“My God, it’s just a spider!”
In casting around for this year’s Halloween movie, I remembered this little gem about the numerous offspring of a butt ugly, venomous Venezuelan spider and a hot little Californian babe spider who terrorize an idyllic small town. Yeah, those bastards end up making an earthquake look good in comparison. The “Making of” featurette describes this movie as a “Thrillomedy.” It’s a chance to scream and squirm and laugh. The comedy breaks the tension and the tension builds – scene upon scene – until the final “mano a mano” showdown between the hero and the big, ugly spider. Or maybe it should be “hand to (8) legs” combat.
Dr. Atherton (Julian Sands), hunky spider scientist, is deep in the tepuis of Venezuela searching for new species. Along with the expedition is a photographer who unfortunately ends of being the first victim of an up til then unknown but highly aggressive spider. The spider hitches a ride in the coffin, snacking on its victim as it goes, which is sent back to the small town of Canima, CA.
Cut to Dr. Ross Jennings (Jeff Daniels) and his wife Molly (Harley Jane Kozak) who have just moved to Canima where he plans to take over the practice of retiring town doctor Sam Metcalf (Henry Jones). Except Sam gets cold feet and balks when the moment of retirement arrives leaving Ross with only one patient, Margaret, who thinks it’s high time Henry hung up his stethoscope. But when Margaret mysteriously dies Ross loses his livelihood until the town football coach gets Ross to give the football team their yearly physicals. And one of them drops dead. With whispers of Doctor Death following him, Ross despairs. Until Metcalf dies.
Totally spooked, Ross orders a complete autopsy which reveals that Metcalf died of an unknown toxic substance. Since Metcalf’s wife mentioned that he was bitten by a spider just before he began to seize and die, Ross contacts the office of (guess who?) Dr. Atherton – the foremost expert on the West coast. An assistant arrives and the hunt is on to find what they’re afraid is a deadly new spider. Meanwhile more people are menaced or bitten, spreading panic in the town. Everyone is finally on board about the seriousness of the situation but is it already too late to save the town and head off disaster?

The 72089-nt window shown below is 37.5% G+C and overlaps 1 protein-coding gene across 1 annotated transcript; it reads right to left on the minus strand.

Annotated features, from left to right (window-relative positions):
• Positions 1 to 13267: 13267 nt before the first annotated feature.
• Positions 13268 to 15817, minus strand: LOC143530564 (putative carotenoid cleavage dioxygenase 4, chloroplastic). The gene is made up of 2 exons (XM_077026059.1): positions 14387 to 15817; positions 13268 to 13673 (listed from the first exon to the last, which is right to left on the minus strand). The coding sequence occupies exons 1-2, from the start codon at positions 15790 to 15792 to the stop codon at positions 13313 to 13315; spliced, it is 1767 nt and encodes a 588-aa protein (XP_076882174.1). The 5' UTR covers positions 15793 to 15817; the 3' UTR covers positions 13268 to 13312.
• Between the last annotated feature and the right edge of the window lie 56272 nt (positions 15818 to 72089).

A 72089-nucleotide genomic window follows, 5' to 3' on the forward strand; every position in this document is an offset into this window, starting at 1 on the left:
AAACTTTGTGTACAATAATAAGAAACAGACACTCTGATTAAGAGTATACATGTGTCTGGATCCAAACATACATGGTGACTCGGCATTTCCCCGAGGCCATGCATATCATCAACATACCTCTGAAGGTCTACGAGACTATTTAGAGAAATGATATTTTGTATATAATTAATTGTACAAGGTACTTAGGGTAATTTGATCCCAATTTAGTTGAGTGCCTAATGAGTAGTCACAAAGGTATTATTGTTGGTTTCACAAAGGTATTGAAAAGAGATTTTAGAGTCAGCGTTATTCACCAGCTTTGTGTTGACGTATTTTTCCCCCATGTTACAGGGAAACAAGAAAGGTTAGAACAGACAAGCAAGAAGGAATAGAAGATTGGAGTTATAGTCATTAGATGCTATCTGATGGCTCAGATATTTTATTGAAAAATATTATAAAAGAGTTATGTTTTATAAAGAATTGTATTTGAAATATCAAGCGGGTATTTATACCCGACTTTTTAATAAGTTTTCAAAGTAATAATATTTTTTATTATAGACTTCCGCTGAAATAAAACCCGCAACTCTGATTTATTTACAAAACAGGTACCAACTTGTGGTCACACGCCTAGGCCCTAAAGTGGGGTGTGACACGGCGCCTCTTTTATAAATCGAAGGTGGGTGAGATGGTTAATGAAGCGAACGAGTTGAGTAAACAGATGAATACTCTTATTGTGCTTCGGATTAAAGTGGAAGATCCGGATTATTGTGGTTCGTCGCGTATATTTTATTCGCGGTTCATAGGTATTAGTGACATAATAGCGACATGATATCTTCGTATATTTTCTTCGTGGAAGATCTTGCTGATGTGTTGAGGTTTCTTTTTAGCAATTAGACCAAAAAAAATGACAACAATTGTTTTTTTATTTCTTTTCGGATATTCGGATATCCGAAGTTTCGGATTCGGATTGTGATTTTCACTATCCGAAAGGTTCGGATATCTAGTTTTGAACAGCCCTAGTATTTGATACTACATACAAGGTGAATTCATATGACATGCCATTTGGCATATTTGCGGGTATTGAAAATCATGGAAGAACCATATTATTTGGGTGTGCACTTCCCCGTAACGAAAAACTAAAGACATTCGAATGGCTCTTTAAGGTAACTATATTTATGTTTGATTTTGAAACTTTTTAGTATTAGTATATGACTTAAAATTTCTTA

Like the character Ross Jennings, I hate spiders. I don’t care how big they are or how small they are or if they’re dangerous to humans or not. I just hate ’em all. So it still astounds me that a friend talked me into going to see this movie when it was first released. I remember about 2/3 of the way through it, I realized that I had my legs drawn up off the floor and my arms pulled in close to my body. Sheepishly, I slowly lowered my feet and casually glanced around to see if anyone else had noticed what I was doing. And that’s when I saw that almost everyone else in the movie theater had done the exact same thing! I didn’t feel so silly then.
The science behind the movie is probably totally off base. I mean, the female spider would probably have been bigger than the male and almost assuredly would have eaten him as an apres smexing snack. I almost have to admire the males who get one shot at glory and then it’s bon appetite. I also laughed when the native guide took the crazy scientists only so far into the wilderness and then basically said, “this is it for me, guys. You nutso types can keep going if you want. Good luck with that.” It’s kind of the wildlife version of “Don’t go down in the dark, creepy basement!!” The movie is chock full of close encounters and almost bites where the audience gets to guess if this is a character who dies or survives. I remember the audience favorite was the middle aged, high school football coach who plunks himself down on the john with his newspaper.
The cast is wonderful, even in the smaller roles, and I’m sure many faces will seem familiar: Mary Carver, Kathy Kinney, Roy Brocksmith and, one of my favorites from several comedy westerns, Henry Jones. Perhaps my favorite is John Goodman as Delbert McClintock – infestation specialist who is ready to spritz these arachnids to kingdom come. And if his environmentally friendly blend doesn’t do the trick, a good stomp with a heavy work boot works just fine (sound effects provided by crunching a bag of potato chips). Julian Sands is still in his dishy phase as he implores – with his cut glass accent – his minion to “get him a specimen” while Harley Jane Kozak looks good in her monstrous early 90s shoulder pads as she urges her spider-phobic husband to overcome his childhood fear of things with eight legs. Everyman Jeff Daniels is the one to save the day though as the man with the initial inkling that Something Is Terribly Wrong Here who goes on to conquer his fear and use his wine cellar to good effect.
If you haven’t seen Arachnophobia yet, give it a try. It serves up lots of laughs alongside the shudders and if you’re like me and prefer your arachnids squished, there’s plenty of that too. Most of us in the theater audience cheered at the flambeed finale. Just check yourself at the midway point and see how far you’ve tucked your feet up from the floor. B-